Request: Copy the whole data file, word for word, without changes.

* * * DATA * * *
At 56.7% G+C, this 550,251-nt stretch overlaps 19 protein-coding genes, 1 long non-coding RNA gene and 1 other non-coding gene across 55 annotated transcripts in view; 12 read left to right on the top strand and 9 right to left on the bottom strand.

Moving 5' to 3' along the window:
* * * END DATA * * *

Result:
At 56.7% G+C, this 550,251-nt stretch overlaps 19 protein-coding genes, 1 long non-coding RNA gene and 1 other non-coding gene across 55 annotated transcripts in view; 12 read left to right on the top strand and 9 right to left on the bottom strand.

Moving 5' to 3' along the window: